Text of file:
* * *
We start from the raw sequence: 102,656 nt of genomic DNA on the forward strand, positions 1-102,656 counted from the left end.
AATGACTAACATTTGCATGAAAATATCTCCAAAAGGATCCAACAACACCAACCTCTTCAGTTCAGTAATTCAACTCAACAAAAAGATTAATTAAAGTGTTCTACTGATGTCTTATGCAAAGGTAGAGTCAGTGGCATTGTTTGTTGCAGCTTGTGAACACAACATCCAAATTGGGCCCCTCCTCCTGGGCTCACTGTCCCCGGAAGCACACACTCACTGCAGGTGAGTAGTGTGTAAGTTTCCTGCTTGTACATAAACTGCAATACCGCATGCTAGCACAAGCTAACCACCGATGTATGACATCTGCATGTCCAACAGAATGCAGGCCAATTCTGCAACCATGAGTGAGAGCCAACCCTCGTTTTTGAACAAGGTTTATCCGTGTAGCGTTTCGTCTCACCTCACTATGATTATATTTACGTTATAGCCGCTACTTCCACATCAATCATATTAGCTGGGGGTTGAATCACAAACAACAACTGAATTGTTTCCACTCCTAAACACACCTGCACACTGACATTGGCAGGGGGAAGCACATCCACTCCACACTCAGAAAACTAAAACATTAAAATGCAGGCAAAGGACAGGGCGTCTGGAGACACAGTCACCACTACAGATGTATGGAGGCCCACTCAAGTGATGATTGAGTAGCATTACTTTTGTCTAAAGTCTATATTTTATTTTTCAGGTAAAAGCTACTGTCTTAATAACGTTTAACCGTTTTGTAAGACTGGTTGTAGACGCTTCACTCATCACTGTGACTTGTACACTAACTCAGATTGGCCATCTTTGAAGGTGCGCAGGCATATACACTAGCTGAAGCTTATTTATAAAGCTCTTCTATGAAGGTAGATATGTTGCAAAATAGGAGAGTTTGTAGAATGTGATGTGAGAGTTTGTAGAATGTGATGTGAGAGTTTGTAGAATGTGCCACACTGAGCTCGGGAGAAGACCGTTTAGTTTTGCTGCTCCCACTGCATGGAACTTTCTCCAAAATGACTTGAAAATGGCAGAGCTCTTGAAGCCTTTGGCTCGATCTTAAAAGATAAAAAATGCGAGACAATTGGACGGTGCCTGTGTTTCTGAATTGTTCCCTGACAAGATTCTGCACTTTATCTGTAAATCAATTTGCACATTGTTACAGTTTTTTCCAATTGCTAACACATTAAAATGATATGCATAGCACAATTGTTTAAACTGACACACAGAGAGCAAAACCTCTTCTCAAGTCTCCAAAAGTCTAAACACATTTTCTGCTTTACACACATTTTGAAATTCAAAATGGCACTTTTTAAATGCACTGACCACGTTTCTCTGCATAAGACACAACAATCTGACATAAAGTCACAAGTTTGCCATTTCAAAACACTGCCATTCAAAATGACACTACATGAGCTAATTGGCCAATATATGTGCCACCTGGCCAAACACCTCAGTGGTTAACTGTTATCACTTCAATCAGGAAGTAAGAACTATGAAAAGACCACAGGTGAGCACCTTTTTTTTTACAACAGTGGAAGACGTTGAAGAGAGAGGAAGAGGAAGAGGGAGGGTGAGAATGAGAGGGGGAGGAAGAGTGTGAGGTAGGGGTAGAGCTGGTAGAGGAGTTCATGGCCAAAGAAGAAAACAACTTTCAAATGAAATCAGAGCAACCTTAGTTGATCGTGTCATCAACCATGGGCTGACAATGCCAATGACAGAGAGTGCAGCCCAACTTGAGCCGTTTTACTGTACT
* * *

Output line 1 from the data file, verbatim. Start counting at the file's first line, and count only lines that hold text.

We start from the raw sequence: 102,656 nt of genomic DNA on the forward strand, positions 1-102,656 counted from the left end.